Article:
Boris Johnson was famously described as a "greased piglet" by former prime minister David Cameron, based on his ability to squeeze away from any attempt to catch him.
Has he escaped again?
In fact, some Conservative backbenchers believe that Mr Johnson and his supporters actually engineered the unsuccessful no-confidence vote. Others believe the rebellion was just badly organised.
Either way, under Conservative party rules, Mr Johnson cannot face another no-confidence vote for 12 months.
However, a lot of political observers are still trying to piece together exactly what happened with the no-confidence move last week.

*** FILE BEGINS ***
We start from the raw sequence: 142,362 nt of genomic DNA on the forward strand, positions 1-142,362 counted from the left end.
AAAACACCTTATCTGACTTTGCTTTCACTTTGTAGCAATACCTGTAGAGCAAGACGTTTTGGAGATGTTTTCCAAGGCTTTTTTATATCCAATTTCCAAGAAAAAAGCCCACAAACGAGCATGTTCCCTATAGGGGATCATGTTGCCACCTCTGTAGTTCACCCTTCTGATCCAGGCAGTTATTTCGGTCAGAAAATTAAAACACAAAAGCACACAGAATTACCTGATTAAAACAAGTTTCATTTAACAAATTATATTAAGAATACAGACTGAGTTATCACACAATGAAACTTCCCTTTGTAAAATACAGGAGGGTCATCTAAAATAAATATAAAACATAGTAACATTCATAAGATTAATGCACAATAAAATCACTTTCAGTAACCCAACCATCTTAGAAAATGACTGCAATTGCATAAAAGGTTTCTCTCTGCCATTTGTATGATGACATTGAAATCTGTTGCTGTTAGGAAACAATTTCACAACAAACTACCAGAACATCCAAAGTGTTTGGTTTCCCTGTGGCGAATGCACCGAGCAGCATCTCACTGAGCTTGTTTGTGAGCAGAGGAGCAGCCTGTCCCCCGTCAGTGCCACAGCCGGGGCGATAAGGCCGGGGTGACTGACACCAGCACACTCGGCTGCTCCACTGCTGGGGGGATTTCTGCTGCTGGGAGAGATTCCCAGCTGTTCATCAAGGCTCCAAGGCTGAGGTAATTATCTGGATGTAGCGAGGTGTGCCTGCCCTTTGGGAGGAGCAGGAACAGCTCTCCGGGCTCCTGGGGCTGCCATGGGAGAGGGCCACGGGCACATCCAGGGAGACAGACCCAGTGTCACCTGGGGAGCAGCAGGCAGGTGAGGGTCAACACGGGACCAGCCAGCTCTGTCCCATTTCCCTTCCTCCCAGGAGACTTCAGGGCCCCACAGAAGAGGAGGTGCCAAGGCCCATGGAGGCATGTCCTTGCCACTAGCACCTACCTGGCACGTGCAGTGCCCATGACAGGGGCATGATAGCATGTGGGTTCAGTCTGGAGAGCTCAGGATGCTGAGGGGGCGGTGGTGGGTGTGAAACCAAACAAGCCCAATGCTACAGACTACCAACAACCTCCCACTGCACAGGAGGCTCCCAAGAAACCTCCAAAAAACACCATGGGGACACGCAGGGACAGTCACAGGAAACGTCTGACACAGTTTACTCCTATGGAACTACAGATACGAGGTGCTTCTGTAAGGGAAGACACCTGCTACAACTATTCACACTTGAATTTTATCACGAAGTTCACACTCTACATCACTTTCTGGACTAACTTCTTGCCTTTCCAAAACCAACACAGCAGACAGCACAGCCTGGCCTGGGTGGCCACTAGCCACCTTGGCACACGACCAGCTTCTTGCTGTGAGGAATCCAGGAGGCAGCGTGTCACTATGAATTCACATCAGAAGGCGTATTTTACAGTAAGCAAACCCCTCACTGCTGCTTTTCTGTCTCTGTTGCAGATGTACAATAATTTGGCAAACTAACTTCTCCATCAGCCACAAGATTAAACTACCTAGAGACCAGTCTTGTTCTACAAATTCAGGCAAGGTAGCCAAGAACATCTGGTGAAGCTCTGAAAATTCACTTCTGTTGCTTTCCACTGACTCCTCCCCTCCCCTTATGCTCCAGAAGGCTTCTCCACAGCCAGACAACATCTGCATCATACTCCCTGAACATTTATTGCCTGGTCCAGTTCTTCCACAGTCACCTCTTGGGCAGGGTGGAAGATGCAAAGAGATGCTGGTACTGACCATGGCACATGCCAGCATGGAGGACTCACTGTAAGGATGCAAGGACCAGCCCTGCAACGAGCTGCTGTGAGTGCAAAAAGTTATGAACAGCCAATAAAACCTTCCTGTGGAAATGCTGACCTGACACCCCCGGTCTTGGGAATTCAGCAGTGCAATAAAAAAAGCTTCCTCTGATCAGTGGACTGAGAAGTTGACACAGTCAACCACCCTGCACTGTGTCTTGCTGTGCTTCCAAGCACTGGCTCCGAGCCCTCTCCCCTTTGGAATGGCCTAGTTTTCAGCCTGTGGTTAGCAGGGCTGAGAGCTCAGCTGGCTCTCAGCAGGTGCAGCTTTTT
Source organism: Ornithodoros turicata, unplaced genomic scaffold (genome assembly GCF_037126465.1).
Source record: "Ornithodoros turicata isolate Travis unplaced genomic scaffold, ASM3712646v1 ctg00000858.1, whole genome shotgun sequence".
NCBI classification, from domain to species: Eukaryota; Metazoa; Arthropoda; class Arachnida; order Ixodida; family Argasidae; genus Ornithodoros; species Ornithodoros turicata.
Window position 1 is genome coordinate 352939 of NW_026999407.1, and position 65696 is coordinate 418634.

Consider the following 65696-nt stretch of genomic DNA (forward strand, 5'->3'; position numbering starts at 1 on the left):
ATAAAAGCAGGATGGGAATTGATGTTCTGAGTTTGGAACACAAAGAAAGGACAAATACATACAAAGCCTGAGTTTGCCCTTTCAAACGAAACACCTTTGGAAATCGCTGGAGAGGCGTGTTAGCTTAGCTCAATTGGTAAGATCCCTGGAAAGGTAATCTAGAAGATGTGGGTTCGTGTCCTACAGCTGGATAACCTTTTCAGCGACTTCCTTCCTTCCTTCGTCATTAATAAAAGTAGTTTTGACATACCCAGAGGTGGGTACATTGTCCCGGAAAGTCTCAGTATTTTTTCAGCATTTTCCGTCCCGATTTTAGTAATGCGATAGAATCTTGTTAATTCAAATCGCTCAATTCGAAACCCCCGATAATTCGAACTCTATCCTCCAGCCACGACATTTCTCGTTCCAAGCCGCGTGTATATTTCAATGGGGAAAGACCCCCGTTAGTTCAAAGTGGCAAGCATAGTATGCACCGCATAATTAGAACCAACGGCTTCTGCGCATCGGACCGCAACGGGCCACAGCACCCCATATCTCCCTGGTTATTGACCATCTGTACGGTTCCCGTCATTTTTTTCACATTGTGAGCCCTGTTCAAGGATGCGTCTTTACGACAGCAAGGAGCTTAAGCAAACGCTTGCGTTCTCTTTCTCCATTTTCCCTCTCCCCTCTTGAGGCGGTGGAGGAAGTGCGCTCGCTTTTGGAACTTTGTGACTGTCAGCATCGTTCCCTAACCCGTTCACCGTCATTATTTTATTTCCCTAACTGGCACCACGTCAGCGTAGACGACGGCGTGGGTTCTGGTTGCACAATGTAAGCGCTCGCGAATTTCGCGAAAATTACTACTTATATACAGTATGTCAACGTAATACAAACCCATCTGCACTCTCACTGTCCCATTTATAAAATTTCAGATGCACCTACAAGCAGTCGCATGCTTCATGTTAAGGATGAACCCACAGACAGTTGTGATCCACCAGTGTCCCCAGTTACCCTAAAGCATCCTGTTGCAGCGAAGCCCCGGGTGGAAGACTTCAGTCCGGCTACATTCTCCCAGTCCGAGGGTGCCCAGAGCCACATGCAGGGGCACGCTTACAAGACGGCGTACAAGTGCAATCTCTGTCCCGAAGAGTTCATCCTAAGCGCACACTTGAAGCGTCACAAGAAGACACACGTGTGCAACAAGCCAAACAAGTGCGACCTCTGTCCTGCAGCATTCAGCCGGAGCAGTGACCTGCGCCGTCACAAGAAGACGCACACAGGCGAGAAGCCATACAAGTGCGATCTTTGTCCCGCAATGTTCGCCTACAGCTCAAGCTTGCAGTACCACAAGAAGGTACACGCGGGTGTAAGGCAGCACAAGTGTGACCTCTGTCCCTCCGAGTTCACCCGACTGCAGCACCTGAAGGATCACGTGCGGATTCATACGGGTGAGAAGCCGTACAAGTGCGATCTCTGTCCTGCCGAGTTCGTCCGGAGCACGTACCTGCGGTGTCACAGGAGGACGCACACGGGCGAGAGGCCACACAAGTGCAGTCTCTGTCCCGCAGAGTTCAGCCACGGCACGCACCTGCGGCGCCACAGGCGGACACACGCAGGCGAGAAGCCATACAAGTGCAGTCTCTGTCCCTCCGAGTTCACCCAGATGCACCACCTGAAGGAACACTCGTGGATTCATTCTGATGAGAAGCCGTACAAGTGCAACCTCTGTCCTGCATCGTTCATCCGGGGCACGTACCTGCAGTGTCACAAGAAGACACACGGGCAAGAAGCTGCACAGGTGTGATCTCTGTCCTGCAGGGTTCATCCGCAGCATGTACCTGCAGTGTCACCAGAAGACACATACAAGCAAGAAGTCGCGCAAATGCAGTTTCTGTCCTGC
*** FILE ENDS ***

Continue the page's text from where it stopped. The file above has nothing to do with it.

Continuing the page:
Many are wondering why the rebels did not hold off until after expected by-election losses in Yorkshire and Devon to push their challenge.
It was generally accepted - even by the rebels themselves - that the numbers were not yet there last week for a leadership challenge to succeed.
As late as the previous Thursday, government whips were claiming that the rebels did not have the 54 letters of no-confidence required to trigger the vote, and that even in the event of a vote going ahead, the number coming out against the prime minister would be fewer than 100 out of 359.
But there was a groundswell of adverse public opinion against the prime minister following the Sue Gray report into lockdown parties at Downing Street. As this mounted, it was reported that some rebels wanted no-confidence letters withdrawn in case the vote came about "by accident" before potential leadership contenders were ready.